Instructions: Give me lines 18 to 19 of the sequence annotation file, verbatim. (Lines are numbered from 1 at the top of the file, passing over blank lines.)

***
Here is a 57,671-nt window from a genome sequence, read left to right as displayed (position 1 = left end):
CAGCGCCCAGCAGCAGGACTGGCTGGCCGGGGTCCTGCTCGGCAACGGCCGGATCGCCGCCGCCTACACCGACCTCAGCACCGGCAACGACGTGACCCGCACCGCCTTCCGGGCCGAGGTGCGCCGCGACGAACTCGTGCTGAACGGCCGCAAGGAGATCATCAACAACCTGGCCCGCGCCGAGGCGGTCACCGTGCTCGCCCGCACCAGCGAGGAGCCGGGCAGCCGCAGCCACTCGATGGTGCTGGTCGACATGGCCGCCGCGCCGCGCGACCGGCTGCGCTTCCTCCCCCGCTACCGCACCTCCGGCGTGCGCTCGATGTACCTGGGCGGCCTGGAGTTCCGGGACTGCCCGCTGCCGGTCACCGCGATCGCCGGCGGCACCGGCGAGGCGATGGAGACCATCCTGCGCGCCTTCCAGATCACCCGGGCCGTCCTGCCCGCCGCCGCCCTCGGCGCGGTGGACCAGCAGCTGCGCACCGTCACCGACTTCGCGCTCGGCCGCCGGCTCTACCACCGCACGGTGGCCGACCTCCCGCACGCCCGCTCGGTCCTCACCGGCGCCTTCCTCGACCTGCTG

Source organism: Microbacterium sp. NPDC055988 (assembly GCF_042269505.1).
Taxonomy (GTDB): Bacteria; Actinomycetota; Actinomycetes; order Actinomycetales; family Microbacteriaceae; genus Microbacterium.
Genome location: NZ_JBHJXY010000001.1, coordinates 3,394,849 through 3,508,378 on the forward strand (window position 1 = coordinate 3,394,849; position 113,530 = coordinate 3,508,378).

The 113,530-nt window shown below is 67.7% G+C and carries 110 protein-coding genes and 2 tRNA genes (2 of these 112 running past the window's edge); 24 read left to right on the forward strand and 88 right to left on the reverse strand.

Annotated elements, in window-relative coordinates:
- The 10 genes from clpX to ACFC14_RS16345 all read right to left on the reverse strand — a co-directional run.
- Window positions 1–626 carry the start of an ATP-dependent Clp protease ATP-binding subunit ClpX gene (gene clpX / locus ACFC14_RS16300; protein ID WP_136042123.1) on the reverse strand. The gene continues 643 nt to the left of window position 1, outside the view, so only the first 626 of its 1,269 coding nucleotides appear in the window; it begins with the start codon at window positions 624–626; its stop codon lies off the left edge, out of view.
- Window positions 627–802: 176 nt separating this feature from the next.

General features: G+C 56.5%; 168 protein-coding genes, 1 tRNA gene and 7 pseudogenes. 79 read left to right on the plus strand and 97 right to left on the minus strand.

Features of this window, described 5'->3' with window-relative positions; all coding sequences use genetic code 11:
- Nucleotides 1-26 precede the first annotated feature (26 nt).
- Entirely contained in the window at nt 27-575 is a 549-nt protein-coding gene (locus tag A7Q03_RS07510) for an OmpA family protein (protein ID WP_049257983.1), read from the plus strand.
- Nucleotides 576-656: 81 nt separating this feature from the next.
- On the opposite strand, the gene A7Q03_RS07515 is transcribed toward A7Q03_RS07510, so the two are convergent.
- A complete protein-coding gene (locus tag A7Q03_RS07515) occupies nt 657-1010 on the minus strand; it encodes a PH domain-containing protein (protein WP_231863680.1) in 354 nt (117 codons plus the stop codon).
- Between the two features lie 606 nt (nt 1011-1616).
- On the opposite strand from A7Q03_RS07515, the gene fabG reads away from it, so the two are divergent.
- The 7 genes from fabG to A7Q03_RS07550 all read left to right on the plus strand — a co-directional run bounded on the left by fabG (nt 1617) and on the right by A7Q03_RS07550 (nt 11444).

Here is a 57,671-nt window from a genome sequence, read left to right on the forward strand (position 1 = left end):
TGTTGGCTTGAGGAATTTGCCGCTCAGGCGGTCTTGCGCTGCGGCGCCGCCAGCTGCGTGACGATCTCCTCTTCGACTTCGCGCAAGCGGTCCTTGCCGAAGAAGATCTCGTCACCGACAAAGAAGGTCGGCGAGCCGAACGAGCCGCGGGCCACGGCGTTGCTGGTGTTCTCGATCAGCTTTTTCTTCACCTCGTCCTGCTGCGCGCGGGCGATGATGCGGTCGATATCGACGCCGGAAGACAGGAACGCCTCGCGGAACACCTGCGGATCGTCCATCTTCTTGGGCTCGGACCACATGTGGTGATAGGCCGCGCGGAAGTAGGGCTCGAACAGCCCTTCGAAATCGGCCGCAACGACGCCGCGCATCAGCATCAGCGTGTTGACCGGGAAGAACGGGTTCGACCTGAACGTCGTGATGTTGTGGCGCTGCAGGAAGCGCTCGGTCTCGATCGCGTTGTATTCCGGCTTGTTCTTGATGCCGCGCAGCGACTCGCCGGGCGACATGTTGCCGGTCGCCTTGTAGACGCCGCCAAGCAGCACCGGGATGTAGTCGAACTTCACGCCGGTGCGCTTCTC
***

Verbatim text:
- Between the two features lie 606 nt (nt 1011-1616).
- On the opposite strand from A7Q03_RS07515, the gene fabG reads away from it, so the two are divergent.